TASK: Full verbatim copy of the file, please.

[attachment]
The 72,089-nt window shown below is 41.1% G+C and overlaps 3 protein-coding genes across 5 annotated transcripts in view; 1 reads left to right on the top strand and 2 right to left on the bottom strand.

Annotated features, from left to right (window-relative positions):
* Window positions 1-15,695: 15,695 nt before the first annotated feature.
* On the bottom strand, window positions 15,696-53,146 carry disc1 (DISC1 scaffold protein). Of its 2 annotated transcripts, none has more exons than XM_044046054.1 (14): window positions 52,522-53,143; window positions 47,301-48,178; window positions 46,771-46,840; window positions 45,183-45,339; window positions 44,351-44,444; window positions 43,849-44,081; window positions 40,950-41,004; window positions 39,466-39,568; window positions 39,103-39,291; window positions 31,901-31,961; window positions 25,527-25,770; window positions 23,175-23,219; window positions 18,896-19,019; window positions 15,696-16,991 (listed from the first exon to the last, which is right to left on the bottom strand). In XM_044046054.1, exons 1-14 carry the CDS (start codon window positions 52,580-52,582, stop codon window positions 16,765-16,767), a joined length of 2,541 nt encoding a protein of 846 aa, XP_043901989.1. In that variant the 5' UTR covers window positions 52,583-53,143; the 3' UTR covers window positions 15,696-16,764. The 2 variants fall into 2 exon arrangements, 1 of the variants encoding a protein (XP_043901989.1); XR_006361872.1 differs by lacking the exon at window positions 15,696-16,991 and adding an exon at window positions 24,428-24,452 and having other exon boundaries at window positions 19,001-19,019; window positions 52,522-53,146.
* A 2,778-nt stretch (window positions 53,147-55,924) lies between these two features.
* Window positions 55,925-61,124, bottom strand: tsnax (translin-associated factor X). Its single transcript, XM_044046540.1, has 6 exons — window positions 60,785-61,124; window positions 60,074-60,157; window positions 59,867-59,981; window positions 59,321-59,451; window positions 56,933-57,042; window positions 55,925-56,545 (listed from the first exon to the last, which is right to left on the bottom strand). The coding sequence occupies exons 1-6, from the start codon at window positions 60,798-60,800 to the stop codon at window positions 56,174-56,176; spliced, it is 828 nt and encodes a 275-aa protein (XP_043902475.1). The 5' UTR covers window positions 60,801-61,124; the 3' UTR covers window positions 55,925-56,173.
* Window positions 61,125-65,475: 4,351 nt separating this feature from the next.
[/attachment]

The 72,089-nt window shown below is 41.1% G+C and overlaps 3 protein-coding genes across 5 annotated transcripts in view; 1 reads left to right on the top strand and 2 right to left on the bottom strand.

Annotated features, from left to right (window-relative positions):
* Window positions 1-15,695: 15,695 nt before the first annotated feature.
* On the bottom strand, window positions 15,696-53,146 carry disc1 (DISC1 scaffold protein). Of its 2 annotated transcripts, none has more exons than XM_044046054.1 (14): window positions 52,522-53,143; window positions 47,301-48,178; window positions 46,771-46,840; window positions 45,183-45,339; window positions 44,351-44,444; window positions 43,849-44,081; window positions 40,950-41,004; window positions 39,466-39,568; window positions 39,103-39,291; window positions 31,901-31,961; window positions 25,527-25,770; window positions 23,175-23,219; window positions 18,896-19,019; window positions 15,696-16,991 (listed from the first exon to the last, which is right to left on the bottom strand). In XM_044046054.1, exons 1-14 carry the CDS (start codon window positions 52,580-52,582, stop codon window positions 16,765-16,767), a joined length of 2,541 nt encoding a protein of 846 aa, XP_043901989.1. In that variant the 5' UTR covers window positions 52,583-53,143; the 3' UTR covers window positions 15,696-16,764. The 2 variants fall into 2 exon arrangements, 1 of the variants encoding a protein (XP_043901989.1); XR_006361872.1 differs by lacking the exon at window positions 15,696-16,991 and adding an exon at window positions 24,428-24,452 and having other exon boundaries at window positions 19,001-19,019; window positions 52,522-53,146.
* A 2,778-nt stretch (window positions 53,147-55,924) lies between these two features.
* Window positions 55,925-61,124, bottom strand: tsnax (translin-associated factor X). Its single transcript, XM_044046540.1, has 6 exons — window positions 60,785-61,124; window positions 60,074-60,157; window positions 59,867-59,981; window positions 59,321-59,451; window positions 56,933-57,042; window positions 55,925-56,545 (listed from the first exon to the last, which is right to left on the bottom strand). The coding sequence occupies exons 1-6, from the start codon at window positions 60,798-60,800 to the stop codon at window positions 56,174-56,176; spliced, it is 828 nt and encodes a 275-aa protein (XP_043902475.1). The 5' UTR covers window positions 60,801-61,124; the 3' UTR covers window positions 55,925-56,173.
* Window positions 61,125-65,475: 4,351 nt separating this feature from the next.